“Freedom Dividend:” Not Feasible in the Land of the Free


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Andrew Yang speaking at a rally in Iowa.

As we advance into a new era of American politics, the prospect of moving toward a socialist or social-democratic style of government is becoming more mainstream. With candidates like Elizabeth Warren, Bernie Sanders, and Andrew Yang running in the upcoming presidential election, this prospect has begun to sink in as a potential future for our country. The Gallup Survey of 1,024 citizens found that a substantial 43 percent of Americans believe a larger shift towards socialism is beneficial to the country, an 18 percent rise from a similar poll conducted in 1942. 

Currently at the forefront of socialist controversy is the proposal, popularized by Yang, of a new kind of social security: Universal Basic Income (UBI). However, while UBI and other socialistic tenets have seen a recent rise in popularity, none would be able to truly flourish in a capitalistic society like America. UBI would only be feasible only in an absolute socialist society, which would exercise total social ownership over the means of production.

The idea that Andrew Yang has brought to the table, dubbed the Freedom Dividend, proposes that $1,000 a month would be given to all Americans. It would be funded by a Value Added Tax, a tax on the transactions of trillion-dollar tech companies. Besides the obvious benefit of every American receiving $1,000 dollars with no tax per month, the outline of UBI predicts success in a number of other areas, including mollification of the effects of poverty, a basic safety net for the unemployed, enlargement of the middle class, elimination of workplace bureaucracy, the vesting of a bargaining power in the hands of the workers, and encouragement of local entrepreneurship.

However, while UBI appears to be ideal in theory, its implementation is problematic. Finland conducted a trial of UBI in 2017 of 2,000 unemployed citizens in which $600 per month was doled out to Finnish citizens. By the end of the experiment, there was no statistical improvement in employment rates, though some psychological gains were noted, including a 37 percent reduction in depression levels. All in all, the trial did not accomplish its goals of increasing employment rates and providing stability for recently-employed citizens.  

The experiment failed because the structure of the trial’s basic income program was too conservative to incentivize citizens to seek work. Two thousand unemployed Finns were randomly chosen to receive a monthly income of $635, replacing Finland’s existing unemployment benefits. Because this UBI was not reduced even if the Finns found work, it provided little motive for Finns to seek employment. Given America’s similar unemployment program (up to $450 weekly to unemployed citizens, a significantly larger benefit than UBI serves), it would be impossible to implement true UBI in a capitalistic society like America.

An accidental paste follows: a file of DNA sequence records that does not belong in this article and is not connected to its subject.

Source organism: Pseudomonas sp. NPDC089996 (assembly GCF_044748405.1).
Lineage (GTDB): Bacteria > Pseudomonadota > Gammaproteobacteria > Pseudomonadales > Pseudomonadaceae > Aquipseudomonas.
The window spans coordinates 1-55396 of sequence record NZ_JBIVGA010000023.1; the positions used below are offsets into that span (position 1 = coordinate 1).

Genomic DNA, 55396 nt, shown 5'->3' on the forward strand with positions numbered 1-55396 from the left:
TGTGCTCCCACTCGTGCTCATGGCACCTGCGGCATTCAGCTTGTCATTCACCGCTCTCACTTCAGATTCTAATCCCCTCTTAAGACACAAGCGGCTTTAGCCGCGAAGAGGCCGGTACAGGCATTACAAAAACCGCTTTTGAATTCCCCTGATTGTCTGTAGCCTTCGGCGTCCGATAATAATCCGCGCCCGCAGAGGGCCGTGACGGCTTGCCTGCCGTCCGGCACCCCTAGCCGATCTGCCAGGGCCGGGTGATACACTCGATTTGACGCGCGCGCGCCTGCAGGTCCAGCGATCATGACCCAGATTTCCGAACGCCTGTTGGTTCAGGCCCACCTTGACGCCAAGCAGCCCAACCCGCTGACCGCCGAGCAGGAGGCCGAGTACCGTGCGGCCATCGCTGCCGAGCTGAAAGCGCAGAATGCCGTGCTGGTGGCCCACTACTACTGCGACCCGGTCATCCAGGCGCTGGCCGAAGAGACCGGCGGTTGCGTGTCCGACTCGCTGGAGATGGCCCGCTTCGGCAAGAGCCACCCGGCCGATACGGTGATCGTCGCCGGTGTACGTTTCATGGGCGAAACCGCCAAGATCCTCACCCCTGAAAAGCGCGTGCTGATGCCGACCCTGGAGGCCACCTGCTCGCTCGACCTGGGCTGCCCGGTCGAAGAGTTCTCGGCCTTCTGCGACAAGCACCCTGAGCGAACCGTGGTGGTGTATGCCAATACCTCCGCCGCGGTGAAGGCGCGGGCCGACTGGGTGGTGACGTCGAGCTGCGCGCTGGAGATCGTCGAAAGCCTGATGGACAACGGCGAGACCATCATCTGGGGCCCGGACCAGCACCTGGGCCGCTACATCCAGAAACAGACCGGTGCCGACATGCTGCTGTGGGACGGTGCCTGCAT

In addition, because of the inherently universal nature of UBI, attention would be diverted from those in need of the most economic attention. At a Democratic debate on October 15th last year, Yang claimed that his policy would build a “trickle-up economy.” This theory suggests that UBI, combined with lowered taxes for the lower and middle classes, would allow those groups to spend more. The middle class would expand through UBI and, through increased spending, contribute to overall economic growth. 

However, class divisions will remain fully intact under UBI, since each would be treated with identical attention from the government. While the lower classes may receive more money, UBI would simultaneously make the rich richer. UBI would therefore generate almost no forward motion toward narrowing the lower class.

With frighteningly low wages, a shortage of affordable housing, and a concentration of work opportunities in small regions of the country, our nation is in no place to take a major leap toward socialism to resolve the issue that our current capitalistic system has created. It is a gross misconception that America’s only available solutions require radical systematic change

Instead of shifting the entire system of American government to incorporate UBI, we must transfer our focus to other solutions to the economic issues above. For example, we must consider options that motivate all unemployed citizens to work. Such prospects include raising the minimum wage (ranging from $7.25 to $15 an hour), and increasing the Earned Income Tax Credit, a refundable tax credit for moderate- to low-income workers.

UBI does have some potential as a strategy to lower unemployment and poverty rates. However, it could only have potential in a completely socialist society. Meanwhile, in the inherently capitalistic society of America, a policy like UBI is doomed to fail.